BIG TREES OF SEATTLE PART III
We were on a picnic table. I was inside of you, and amazed by the shape you made of me. Behind the fixed table supporting our fucking and fumbling was a row of magnificent magnolias, the orange-reddish trees that named this small park, Magnolia Park, which is 12.10 acres, on a bluff (Magnolia Bluff—address 1461 Magnolia Blvd W), and designed by the stepson, John C. Olmstead, of the man who designed New York’s Central Park, Fredrick Law. John Olmstead planned Seattle’s park system, and so many of the biggest and most beautiful trees are only here because of him. Magnolia Park stands as his masterwork. It has a restroom that’s straight out of “Hansel and Gretel,” and covered by the type of shadows that carpet forest floors. A gentle slope falls from the fairytale restroom to the picnic table, which looks out at the sea, the island, the falling sun, the volcano just beyond the city. One moment in lost time—late in the summer, late in the day, dusk on its way, ships on their way, planes coming down, stars coming out—we were then and there as close to one as humans can ever become.
According to someone who knows his stuff, the big tree near the picnic table is a Finnish oak (someone else who knows his stuff says it’s a big maple leaf). This is all he could tell me about it. But anyone who has the time to visit this perfect little park by sea (our kingdom by the sea) will see that it is what it is: a very big tree. Its main branches reach for the sky with an enthusiasm you might find in the mind of man who thinks that the sky is really something. The tree’s roots are muscular. They don’t love the earth as much as make sure it’s not going anywhere soon. The roots refuse to trust this park, this ground, this spinning world. The roots appear to suffer from an acute sense of the impermanence of things. But instead of surrendering to the hard facts of life, which is exactly what a dandelion is all about (a total surrender to the slightest force, the slightest wind), the roots of this Finnish oak are holding on with the might of a terrified giant. But the tree’s top is graceful; it seems to be charmed like a dancer from a distant place with a fierce sun, black markets, and formidable reptiles. The tree is at once graceful and desperate. Its top wants the freedom of the sky and its base wants to stay forever in the earth of the park designed by Olmstead.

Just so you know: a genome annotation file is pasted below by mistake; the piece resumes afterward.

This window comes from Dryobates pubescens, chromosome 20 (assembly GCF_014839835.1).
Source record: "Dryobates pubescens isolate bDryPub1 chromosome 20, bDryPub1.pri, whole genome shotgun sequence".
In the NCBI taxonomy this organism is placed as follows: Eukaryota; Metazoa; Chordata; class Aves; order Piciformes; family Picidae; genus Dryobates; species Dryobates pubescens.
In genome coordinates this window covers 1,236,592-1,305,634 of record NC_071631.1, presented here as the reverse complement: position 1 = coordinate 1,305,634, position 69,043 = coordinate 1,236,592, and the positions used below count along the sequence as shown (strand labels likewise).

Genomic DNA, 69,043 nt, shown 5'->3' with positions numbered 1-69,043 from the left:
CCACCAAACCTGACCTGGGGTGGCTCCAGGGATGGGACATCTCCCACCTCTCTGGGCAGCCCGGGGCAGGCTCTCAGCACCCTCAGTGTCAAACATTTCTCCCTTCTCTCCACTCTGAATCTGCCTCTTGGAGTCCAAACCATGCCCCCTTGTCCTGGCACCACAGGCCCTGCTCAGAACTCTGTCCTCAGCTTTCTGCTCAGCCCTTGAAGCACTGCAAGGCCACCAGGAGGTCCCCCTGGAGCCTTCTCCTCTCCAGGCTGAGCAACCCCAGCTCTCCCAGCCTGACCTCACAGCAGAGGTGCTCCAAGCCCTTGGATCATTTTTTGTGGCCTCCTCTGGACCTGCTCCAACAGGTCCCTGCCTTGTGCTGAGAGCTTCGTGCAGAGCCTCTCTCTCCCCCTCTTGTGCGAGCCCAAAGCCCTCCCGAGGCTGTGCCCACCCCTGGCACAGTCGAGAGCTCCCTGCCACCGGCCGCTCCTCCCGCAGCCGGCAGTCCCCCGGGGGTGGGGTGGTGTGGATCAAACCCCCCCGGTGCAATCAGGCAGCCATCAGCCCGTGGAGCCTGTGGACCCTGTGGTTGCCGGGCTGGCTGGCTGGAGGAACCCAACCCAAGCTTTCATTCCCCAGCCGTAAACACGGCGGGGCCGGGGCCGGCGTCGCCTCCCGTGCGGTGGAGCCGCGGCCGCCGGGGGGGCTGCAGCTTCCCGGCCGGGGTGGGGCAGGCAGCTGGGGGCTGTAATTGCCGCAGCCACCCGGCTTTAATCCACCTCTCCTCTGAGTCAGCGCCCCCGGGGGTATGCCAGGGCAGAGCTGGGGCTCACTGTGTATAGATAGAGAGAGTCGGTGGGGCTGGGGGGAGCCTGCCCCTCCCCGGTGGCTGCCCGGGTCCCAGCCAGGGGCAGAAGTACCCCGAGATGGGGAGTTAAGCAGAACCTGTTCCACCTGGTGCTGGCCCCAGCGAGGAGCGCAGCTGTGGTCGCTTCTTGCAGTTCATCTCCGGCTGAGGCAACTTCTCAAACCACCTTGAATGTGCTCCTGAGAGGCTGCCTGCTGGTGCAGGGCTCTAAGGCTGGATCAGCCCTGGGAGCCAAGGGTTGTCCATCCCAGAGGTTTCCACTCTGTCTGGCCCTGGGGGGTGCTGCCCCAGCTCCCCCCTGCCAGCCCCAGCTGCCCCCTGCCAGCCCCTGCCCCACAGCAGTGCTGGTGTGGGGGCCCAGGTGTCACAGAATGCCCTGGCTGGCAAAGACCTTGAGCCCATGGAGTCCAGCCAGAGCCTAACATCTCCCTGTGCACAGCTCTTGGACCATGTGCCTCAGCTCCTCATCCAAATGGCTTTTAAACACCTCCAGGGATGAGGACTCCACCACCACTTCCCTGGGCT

After that summer-warm night, my love, wherever you are now (“in minus time-space or plus soul-time”), I did not mind returning to the park the next morning to look for the earrings you misplaced during our bursts of fucking. (They were so important to you; a gift from your dying grandmother.) Though I did not find your ornaments, I did discover, in their absence, and in the general emptiness of the awakening park, what was soon to become of what we were to each other that summer: a place in the future where the sun will no longer be. I will always love you and big trees.
Charles Tonderai Mudede is an associate editor for The Stranger. He was born in an Africans-only hospital in Que Que (now called Kwe Kwe), Rhodesia (now called Zimbabwe), in 1969—Kwe Kwe was, and still is, a steel town, much like Charles Dickens’s Coketown. Mudede is also an adjunct professor at Pacific Lutheran University, and his work has appeared in The Village Voice, Sydney Morning Daily, and The New York Times, among others. Mudede reads Lolita at least three times a year.